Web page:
Thursday, November 8, 2012

Richard Branson: how to pitch in 5 steps

By Jack Preston - nov. 07, 2012 As any budding entrepreneur will know, pitching your ideas can be a nerve-racking process. Even business greats such as Richard Branson found the skill a hard one to come by, as a child Branson greatly struggled with shyness. There aren’t many obstacles that can’t be overcome with hard work however, recognising this Forbes has put together five tips for the perfect pitch. The Virgin Group Founder relies on five key elements when presenting ideas: 1. What’s in it for them? “Occasionally, an entrepreneur hoping to launch their first business puts so much thought into the concept that he or she neglects the financial and legal plan—and unfortunately, this often becomes apparent early in a meeting, when an investor can lack clarity in what exactly the proposed deal is going to look like.” 2. Be clear. “Winning the trust of an investor means demonstrating a thorough knowledge of your concept or industry and laying out a step-by-step plan for offering something that’s new, innovative and will deliver healthy returns on their investment.” 3. Demonstrate smart disruption. “Emphatically explain how your new company will give your customers a better deal than your competitors.” 4. Plan for sustainable growth. “Nothing stays the same for long, so explain how you plan to tackle the inevitable technological changes and market shifts that are heading your way.” 5. Show them your strengths. “Show prospective investors that you have found the right people to work at your new company.” What’s your top tip for pitching? Let us know below… By Jack Preston. Content & Marketing Executive. Tweets at @JackPressedOn

Thursday, March 22, 2012

Being Relentless (when targets are tough)

If you receive your target for the new sales year, the next quarter, your next goal, when have you ever hit it out of the park after saying "I'll try"?

Saying "I'll try" is the single worst thing you can do for yourself when you're in sales.
It means you've allowed yourself to fail.

In those three words, you have accepted failure as an option and therefore the bar you've set is either too high, and you KNOW you're going to fail but don't want to admit or say so, OR you have no confidence in yourself with regard to the task.

Either way: it's not good.

So what to do?
In motivation, half quoting Anthony Robbins, the potential shapes your actions which in turn deliver results that shape your belief system, which in turn shape your future actions, because they influence your expectance of your potential going forward. (see figure)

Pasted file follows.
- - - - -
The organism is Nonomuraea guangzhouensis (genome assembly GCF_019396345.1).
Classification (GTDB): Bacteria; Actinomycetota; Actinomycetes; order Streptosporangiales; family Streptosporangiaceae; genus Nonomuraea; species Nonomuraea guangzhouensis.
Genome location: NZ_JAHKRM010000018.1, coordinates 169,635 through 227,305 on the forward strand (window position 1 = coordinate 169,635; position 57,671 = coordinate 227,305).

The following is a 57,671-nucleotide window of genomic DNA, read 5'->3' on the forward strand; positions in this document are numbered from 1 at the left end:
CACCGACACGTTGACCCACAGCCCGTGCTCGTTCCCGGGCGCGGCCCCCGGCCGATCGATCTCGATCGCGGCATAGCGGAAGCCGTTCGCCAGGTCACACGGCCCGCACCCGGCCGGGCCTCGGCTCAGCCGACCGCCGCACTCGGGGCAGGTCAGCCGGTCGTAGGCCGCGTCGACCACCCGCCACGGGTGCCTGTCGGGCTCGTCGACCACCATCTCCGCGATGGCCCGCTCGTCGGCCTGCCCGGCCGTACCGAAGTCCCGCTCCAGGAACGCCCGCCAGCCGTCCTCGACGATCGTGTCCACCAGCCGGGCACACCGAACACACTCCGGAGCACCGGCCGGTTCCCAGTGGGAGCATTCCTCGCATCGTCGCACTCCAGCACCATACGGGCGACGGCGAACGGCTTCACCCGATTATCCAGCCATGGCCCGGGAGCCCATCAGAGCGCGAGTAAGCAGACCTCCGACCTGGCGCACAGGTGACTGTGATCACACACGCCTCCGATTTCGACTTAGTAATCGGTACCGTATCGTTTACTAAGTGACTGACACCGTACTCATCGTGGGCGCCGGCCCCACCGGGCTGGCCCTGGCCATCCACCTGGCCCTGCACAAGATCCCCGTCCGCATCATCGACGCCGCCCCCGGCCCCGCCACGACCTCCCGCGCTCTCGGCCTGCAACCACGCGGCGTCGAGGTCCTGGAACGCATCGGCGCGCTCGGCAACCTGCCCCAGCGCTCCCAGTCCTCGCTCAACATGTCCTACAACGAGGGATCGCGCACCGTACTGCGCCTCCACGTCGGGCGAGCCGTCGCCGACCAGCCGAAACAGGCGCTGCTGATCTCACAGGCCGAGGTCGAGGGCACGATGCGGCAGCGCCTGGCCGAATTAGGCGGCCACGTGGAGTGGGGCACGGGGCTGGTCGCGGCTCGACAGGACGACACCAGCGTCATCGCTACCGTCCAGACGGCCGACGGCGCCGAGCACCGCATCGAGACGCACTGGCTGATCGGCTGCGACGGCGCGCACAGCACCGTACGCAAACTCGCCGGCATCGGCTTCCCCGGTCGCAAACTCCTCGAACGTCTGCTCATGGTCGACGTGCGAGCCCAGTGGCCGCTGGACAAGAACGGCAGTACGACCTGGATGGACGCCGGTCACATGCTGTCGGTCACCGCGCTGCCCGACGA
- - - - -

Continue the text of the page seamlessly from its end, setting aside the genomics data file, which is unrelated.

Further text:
If the bar is to high, try too determine why you think that is the case.
If you've received a quota, or you've given yourself one that is double the single best sales performance in the company's history, you know it will be near impossible to achieve that goal.
Even if you peak and achieve 90% of that, you will still hurt your own confidence for not hitting the target, regardless of it being a stellar performance. Find one that is challenging yet achievable. So that you know that you can actually celebrate hitting your milestone within a reasonable amount of time IF you go at it relentlessly.

If you think the bar is too high because your past sales just don't add up to attaining that next level, consider this:
If you were a 1,5 year old learning to walk and you were thinking only of past results, chances are that you'd never try again and you would not learn to walk.

We all know this is not what kids do. They look at what's possible. They have plenty of examples nearby of people doing what they're attempting to do. If you're not the #1 on the sales performance list, you have your example of what's possible. Copy, try, fail, try again, and again and again. Think about that 1,5 year old that is relentlessly trying to make it happen. The child is not thinking about how much it would hurt if it would fall. It's remotely thinking about how cool it would be to run, but it's not attempting to run, it's trying to learn to walk first.

The child is not thinking about 'trying to make it happen'. It's making it happen! But realize that making it happen comes with falling... and with getting up another to time. SO: Learn from your mistakes and do better next time.

Doing the same thing over and over again and expecting different results is the definition of...insanity.
So: if you're doing the same things over and over again, yet you're expecting the results to be much better, or absurdly high: think again. Learning means adapting, perfecting, changing, improving.
It means you're consciously doing what you're doing, analyzing what you're doing and constantly trying to improve. Only then, you will hit it out of the park.

If you catch yourself saying or thinking: "I'll try", remember the 1,5 year old that is RELENTLESSLY making it happen. It is not considering failure as an option.

Happy Selling!
PS Have you signed up with our Salesguru group on LinkedIn yet?
Over 600 members, sales professionals and sales managers/directors from various countries have signed up already. Share thoughts, jobs, ask questions, or, at the very least: increase your network.
Let us know what you think!

Monday, March 5, 2012

Resourcefulness versus Resources

Check out this amazing video by Tony Robbins about the invisible factors that influence and shape success: